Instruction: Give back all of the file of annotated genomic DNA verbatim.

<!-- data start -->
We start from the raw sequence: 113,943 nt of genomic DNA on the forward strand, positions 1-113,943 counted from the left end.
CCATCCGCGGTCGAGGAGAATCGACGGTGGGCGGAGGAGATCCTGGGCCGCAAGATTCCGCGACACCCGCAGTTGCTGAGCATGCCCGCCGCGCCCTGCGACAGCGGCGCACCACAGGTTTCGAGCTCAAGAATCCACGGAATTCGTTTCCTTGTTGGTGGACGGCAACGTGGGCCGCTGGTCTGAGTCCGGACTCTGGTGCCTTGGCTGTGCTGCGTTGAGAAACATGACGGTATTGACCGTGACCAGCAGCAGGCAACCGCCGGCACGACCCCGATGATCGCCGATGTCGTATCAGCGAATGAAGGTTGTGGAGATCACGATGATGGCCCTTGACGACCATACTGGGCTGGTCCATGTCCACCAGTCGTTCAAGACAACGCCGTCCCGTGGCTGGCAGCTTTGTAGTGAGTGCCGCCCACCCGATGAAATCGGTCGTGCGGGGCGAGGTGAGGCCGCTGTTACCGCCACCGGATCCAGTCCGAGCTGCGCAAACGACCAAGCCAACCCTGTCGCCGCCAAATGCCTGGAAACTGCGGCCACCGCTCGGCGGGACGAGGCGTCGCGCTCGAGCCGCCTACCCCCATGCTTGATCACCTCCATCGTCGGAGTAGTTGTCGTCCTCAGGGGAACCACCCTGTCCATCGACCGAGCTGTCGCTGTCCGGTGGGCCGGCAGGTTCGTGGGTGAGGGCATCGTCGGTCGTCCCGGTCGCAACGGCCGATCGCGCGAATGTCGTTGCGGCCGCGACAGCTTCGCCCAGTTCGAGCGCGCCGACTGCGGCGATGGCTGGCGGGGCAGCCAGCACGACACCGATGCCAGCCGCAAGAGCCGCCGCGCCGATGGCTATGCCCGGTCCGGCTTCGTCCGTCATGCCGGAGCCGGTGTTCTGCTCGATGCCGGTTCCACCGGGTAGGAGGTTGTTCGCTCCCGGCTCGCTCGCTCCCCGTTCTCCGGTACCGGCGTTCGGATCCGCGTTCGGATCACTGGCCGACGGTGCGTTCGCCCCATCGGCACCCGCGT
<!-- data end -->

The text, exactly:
We start from the raw sequence: 113,943 nt of genomic DNA on the forward strand, positions 1-113,943 counted from the left end.
CCATCCGCGGTCGAGGAGAATCGACGGTGGGCGGAGGAGATCCTGGGCCGCAAGATTCCGCGACACCCGCAGTTGCTGAGCATGCCCGCCGCGCCCTGCGACAGCGGCGCACCACAGGTTTCGAGCTCAAGAATCCACGGAATTCGTTTCCTTGTTGGTGGACGGCAACGTGGGCCGCTGGTCTGAGTCCGGACTCTGGTGCCTTGGCTGTGCTGCGTTGAGAAACATGACGGTATTGACCGTGACCAGCAGCAGGCAACCGCCGGCACGACCCCGATGATCGCCGATGTCGTATCAGCGAATGAAGGTTGTGGAGATCACGATGATGGCCCTTGACGACCATACTGGGCTGGTCCATGTCCACCAGTCGTTCAAGACAACGCCGTCCCGTGGCTGGCAGCTTTGTAGTGAGTGCCGCCCACCCGATGAAATCGGTCGTGCGGGGCGAGGTGAGGCCGCTGTTACCGCCACCGGATCCAGTCCGAGCTGCGCAAACGACCAAGCCAACCCTGTCGCCGCCAAATGCCTGGAAACTGCGGCCACCGCTCGGCGGGACGAGGCGTCGCGCTCGAGCCGCCTACCCCCATGCTTGATCACCTCCATCGTCGGAGTAGTTGTCGTCCTCAGGGGAACCACCCTGTCCATCGACCGAGCTGTCGCTGTCCGGTGGGCCGGCAGGTTCGTGGGTGAGGGCATCGTCGGTCGTCCCGGTCGCAACGGCCGATCGCGCGAATGTCGTTGCGGCCGCGACAGCTTCGCCCAGTTCGAGCGCGCCGACTGCGGCGATGGCTGGCGGGGCAGCCAGCACGACACCGATGCCAGCCGCAAGAGCCGCCGCGCCGATGGCTATGCCCGGTCCGGCTTCGTCCGTCATGCCGGAGCCGGTGTTCTGCTCGATGCCGGTTCCACCGGGTAGGAGGTTGTTCGCTCCCGGCTCGCTCGCTCCCCGTTCTCCGGTACCGGCGTTCGGATCCGCGTTCGGATCACTGGCCGACGGTGCGTTCGCCCCATCGGCACCCGCGT